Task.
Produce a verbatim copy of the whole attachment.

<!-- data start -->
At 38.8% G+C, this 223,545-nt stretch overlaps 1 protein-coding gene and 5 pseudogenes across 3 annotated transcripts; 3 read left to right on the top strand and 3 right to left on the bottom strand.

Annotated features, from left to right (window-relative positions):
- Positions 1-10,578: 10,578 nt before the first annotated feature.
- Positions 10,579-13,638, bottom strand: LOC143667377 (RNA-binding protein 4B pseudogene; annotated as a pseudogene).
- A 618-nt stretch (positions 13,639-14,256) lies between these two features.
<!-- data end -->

At 38.8% G+C, this 223,545-nt stretch overlaps 1 protein-coding gene and 5 pseudogenes across 3 annotated transcripts; 3 read left to right on the top strand and 3 right to left on the bottom strand.

Annotated features, from left to right (window-relative positions):
- Positions 1-10,578: 10,578 nt before the first annotated feature.
- Positions 10,579-13,638, bottom strand: LOC143667377 (RNA-binding protein 4B pseudogene; annotated as a pseudogene).
- A 618-nt stretch (positions 13,639-14,256) lies between these two features.